We worked with the surgical areas, the operating rooms, how the patient arrives into the ICU using our electronic healthcare record with automated pages so that we really used smart functions so that the right team was there, think of a formula one pit stop kind of approach. And then as an institution, we also created what we call a value stream as we transformed into reducing waste as our system and using lean methodology, like the Toyota principle in improving access to our system and our length of stay.
It's fair to say that we had successes in these pockets, but it was really focused on these areas. And we were lacking the large-scale progress. And then, to make matters worse, our problem persisted. Here, I'm going to let run a video which shows our acute care units. And it mimics our 2016 years. If we would have brought in every patient immediately after we accepted and placed it in the primary unit where we want this patient to be.
So the yellow is the patients who were accepted into our system or should have been accepted in our system. And here on the side, you can see how often we exceed the physical footprint in this unit.
It's fair to say that it's pretty clear this is not working, and we knew this. But when you look at some of the data in 2016, our average midnight census was 88% and we thought we were on fire and bursting. We knew that our problem is largely an acute care problem. We had patients boarding in the ICU resulting in an ICU decline, but if we would have had an acute care bed, we could have freed up an ICU bed.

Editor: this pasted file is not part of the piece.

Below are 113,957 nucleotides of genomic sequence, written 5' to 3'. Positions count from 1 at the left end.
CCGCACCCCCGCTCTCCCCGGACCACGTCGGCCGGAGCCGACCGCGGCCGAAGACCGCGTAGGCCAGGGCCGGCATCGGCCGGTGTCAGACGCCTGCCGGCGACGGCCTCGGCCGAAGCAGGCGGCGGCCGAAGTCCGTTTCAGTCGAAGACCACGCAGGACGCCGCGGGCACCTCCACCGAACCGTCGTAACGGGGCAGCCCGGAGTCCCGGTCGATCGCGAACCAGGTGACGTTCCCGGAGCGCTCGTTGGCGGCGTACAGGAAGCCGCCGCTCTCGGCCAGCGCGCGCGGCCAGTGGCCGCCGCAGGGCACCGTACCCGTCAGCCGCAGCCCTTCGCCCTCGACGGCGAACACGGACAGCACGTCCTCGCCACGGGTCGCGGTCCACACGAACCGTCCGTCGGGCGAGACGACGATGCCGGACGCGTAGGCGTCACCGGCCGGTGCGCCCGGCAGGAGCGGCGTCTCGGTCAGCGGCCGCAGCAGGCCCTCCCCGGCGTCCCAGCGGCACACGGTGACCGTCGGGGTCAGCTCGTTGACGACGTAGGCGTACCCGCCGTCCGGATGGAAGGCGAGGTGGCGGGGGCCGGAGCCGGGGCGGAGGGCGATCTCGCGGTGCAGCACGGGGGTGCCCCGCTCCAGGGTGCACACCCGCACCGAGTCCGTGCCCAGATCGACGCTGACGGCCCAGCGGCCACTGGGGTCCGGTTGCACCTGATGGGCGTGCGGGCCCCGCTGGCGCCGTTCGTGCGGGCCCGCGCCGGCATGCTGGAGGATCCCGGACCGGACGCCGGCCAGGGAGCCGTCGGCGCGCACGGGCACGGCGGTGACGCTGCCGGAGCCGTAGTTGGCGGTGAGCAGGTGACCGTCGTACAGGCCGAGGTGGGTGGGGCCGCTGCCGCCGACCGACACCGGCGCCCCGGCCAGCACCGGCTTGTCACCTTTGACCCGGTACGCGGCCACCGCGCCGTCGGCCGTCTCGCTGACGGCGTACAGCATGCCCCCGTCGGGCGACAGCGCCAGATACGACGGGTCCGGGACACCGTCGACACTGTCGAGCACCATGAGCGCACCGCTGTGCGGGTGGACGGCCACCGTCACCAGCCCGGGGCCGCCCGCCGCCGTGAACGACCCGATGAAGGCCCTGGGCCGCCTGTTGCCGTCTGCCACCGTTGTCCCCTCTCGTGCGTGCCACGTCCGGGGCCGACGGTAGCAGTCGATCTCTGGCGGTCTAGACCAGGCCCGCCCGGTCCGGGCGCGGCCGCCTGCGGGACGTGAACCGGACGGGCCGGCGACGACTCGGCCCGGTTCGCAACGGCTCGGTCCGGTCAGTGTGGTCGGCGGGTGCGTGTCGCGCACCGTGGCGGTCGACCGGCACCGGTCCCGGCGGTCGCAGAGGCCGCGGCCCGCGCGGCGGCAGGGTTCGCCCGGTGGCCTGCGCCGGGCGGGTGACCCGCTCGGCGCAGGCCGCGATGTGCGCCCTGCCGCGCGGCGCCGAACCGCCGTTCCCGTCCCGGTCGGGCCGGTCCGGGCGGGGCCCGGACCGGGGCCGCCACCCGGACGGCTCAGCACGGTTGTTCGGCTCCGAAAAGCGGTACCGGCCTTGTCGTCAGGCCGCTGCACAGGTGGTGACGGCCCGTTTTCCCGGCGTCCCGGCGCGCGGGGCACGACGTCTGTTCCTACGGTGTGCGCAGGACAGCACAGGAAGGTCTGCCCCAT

We declined 568 transfers out of the state of Oregon and the Pacific Northwest in 2016. And we are a health system, which I explain you a little bit here, where we had two community hospitals, all of them in a radius of about 25 miles here in around the Portland city area who had an average midnight census of 40 to 60%. So it was clear we need to do better to fix this problem.
And how did we try to fix this problem in 2016? So this is a snapshot from October 12th, one of the many, many days that year, where we had a crisis. Our demand of inpatient beds was way higher than our actual available beds. So our bed flow team and our house supervisor, which is a nurse, went through the hospital and really counted how many beds do we have. They had it on a piece of paper and we transcribed it on a white board and we met, which commonly happens somewhere between 9 and 10 in the morning.
By the time this was written on the wall, it was already outdated because patients left the ICU, new patients were accepted. It was a very dynamic process. To highlight what our actions commonly were on this, our emergency room went on ambulance divert, we messaged in our transfer center that we are really extremely full and made a case by case decision.